An example of products/services which are updated regularly include
- The latest Mercedes-Benz model
- Taxation procedures
- Legal advice and procedures
- Latest Restaurant offerings
- Latest Design trends for name cards
- Latest Melaleuca products as well as updates to existing ones
As you can see, there are many ways businesses could improve content freshness and make their content more relevant to Google and users. Perhaps talk to a content specialist if you need ideas on how to generate fresh and valuable content for your site.
4) Develop Authority
If you are a small business owner, you are usually known within a geographical area. This limits your reach. If you are in Detroit, what are the chances that someone in San Francisco or London will engage your services? Especially if you offer something generic. Like copy writing, legal advice, accounting services or even t-shirts in an online store.
Having a blog section with helpful regular content enables you to build authority. This builds a set of audience that trusts you and have a higher chance of converting compared to say, sending out cold emails or cold calling.
The best thing about having a blog section is, once you have developed the readership, you begin to develop authority in that field. Not only will the readers view you as an authority but with a proper content plan, search engines will as well.
5) Gain Links
Links are one of the best ways for Google to know your website is relevant. However, the trick about links is that we shouldn’t focus on link-building. Rather, links should come naturally as a result of your content.
Having a blog ensures you are able to gain links naturally as you develop your blog’s authority. This solves two of the major ranking signals that Google looks for
- Valuable content
- Links from other websites
This article from the Google Search Console Help Center explains it in further detail.
Links help our crawlers find your site and can give your site greater visibility in our search results. When returning results for a search, Google uses sophisticated text-matching techniques to display pages that are both important and relevant to each search. Google interprets a link from page A to page B as a vote by page A for page B. Votes cast by pages that are themselves “important” weigh more heavily and help to make other pages “important.”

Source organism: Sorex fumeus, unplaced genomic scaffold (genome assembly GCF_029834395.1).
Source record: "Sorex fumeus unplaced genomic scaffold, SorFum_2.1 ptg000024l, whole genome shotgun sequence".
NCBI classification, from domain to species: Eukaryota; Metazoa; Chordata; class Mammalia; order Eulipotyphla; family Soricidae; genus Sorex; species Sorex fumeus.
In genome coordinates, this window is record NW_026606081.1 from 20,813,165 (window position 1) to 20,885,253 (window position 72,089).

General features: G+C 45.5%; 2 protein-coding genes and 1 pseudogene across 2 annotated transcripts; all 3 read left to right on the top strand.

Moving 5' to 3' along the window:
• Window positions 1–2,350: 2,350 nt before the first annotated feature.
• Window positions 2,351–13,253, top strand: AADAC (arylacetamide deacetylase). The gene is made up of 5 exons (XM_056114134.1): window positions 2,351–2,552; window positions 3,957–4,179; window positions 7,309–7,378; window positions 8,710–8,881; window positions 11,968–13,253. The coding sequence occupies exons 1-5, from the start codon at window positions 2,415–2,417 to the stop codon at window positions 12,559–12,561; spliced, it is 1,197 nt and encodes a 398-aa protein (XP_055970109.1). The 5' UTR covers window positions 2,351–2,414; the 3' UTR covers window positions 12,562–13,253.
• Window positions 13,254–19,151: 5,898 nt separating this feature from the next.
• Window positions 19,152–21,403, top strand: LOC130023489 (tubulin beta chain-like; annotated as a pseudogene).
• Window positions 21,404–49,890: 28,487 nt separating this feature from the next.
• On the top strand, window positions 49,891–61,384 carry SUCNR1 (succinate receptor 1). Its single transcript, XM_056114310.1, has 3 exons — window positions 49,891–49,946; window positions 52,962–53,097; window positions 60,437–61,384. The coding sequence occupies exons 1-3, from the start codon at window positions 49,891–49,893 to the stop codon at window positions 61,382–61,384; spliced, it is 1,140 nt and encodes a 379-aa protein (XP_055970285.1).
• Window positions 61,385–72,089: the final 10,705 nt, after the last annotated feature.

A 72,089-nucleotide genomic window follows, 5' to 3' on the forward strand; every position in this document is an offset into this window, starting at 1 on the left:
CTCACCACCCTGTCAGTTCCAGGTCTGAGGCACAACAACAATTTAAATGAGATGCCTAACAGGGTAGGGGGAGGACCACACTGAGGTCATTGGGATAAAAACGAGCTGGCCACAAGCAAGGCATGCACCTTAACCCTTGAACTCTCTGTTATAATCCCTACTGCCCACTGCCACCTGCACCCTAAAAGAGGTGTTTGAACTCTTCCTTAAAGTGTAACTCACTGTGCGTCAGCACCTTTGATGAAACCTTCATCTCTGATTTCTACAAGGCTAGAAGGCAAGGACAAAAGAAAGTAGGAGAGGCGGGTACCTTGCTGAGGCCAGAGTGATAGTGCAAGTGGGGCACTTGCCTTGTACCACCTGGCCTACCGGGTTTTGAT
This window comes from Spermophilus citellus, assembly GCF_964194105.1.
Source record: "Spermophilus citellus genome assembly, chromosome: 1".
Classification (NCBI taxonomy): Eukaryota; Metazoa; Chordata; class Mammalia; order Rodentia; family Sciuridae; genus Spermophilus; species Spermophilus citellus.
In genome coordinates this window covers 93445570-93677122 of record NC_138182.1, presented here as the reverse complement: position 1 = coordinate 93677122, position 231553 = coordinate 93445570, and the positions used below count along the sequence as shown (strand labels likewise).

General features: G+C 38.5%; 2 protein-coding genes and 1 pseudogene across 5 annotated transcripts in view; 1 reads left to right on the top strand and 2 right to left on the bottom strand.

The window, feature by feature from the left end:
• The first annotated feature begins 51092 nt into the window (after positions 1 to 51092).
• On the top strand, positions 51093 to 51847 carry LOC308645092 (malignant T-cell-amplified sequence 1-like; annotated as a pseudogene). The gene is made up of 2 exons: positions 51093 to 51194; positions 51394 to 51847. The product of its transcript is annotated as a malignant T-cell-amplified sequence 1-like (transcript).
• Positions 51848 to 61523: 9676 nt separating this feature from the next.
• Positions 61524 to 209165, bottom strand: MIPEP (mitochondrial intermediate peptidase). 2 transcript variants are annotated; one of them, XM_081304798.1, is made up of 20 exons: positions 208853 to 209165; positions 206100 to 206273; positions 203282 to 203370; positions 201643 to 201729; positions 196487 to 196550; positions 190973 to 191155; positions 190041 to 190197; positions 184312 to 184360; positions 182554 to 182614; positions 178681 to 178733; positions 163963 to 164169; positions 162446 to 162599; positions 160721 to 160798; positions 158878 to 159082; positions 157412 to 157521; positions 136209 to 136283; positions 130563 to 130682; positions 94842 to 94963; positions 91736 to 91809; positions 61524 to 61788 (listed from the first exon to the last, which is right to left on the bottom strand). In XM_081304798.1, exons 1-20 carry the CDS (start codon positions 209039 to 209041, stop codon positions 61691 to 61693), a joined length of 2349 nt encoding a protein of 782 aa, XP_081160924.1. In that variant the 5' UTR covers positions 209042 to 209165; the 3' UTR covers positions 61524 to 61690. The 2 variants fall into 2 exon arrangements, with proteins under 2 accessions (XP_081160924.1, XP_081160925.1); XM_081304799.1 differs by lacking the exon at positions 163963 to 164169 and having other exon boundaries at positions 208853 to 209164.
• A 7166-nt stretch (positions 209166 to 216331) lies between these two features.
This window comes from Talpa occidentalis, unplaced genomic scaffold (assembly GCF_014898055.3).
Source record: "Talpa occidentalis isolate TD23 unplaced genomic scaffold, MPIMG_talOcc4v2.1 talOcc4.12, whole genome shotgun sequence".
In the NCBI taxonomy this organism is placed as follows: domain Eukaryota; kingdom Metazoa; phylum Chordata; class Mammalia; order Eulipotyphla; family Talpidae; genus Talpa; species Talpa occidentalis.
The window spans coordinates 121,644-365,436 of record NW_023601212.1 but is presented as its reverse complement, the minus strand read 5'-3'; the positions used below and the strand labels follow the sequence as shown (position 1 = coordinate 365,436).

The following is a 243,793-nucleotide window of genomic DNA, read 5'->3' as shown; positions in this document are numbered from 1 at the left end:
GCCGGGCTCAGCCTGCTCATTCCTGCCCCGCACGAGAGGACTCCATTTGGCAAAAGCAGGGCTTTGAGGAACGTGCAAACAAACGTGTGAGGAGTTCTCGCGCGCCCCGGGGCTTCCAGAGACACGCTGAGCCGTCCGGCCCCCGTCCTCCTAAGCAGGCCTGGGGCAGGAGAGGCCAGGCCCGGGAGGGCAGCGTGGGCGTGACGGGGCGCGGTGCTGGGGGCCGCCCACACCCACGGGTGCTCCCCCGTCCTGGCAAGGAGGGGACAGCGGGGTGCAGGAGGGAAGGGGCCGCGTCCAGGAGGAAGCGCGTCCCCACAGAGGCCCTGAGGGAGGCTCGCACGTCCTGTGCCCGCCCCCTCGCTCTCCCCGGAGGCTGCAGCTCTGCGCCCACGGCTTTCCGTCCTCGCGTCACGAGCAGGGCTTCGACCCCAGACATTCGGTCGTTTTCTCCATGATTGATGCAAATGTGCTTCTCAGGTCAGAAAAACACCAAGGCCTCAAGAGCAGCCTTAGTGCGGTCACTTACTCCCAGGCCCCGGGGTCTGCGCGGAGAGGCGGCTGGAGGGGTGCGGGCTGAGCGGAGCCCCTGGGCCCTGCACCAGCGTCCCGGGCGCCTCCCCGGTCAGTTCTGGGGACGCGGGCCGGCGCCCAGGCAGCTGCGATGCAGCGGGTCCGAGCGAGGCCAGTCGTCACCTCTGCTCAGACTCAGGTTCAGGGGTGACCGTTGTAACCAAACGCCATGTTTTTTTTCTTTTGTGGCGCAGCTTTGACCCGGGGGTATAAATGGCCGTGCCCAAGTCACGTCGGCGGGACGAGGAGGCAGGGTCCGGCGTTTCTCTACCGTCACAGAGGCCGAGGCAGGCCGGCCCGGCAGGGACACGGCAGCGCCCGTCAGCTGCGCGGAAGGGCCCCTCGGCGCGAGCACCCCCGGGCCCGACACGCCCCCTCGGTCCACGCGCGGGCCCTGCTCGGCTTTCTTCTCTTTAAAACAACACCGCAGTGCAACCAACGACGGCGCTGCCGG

Keep in mind that our algorithms can distinguish natural links from unnatural links. Natural links to your site develop as part of the dynamic nature of the web when other sites find your content valuable and think it would be helpful for their visitors. Unnatural links to your site are placed there specifically to make your site look more popular to search engines. Some of these types of links (such as link schemes and doorway pages) are covered in our Webmaster Guidelines.
Only natural links are useful for the indexing and ranking of your site.3
Why You Need A Blog Section: Conclusion
Having a blog section is a must for any modern websites. Along with it, you need a content plan as well as a way to automate the posting of these content to social media.
Due to the amount of SEO losses from not having a blog section, we recommend that you have a word with your web designer/developer if your site does not have one. Otherwise, feel free to contact us for our web development services.
- Should We Still Worry About Thin Content? | Search Engine Watch, Should We Still Worry About Thin Content?, https://searchenginewatch.com/sew/how-to/2392782/should-we-still-worry-about-thin-content
- What does Query Deserves Freshness (QDF) mean? – SISTRIX, What does Query Deserves Freshness (QDF) mean?, https://www.sistrix.com/ask-sistrix/google-updates-and-algorithm-changes/google-freshness-update/what-does-query-deserves-freshness-qdf-mean/
- Steps to a Google-friendly site, Google Search Console Help, https://support.google.com/webmasters/answer/40349?hl=en
After running a successful tech blogshop, I ventured back into programming via a bootcamp and am a bona fide WordPress / Laravel developer.
Nowadays, I build and maintain turnkey and bespoke sites. I also write guides and review tools that makes your sites, better. Drop me a message via LinkedIn if you wanna chat more 🙂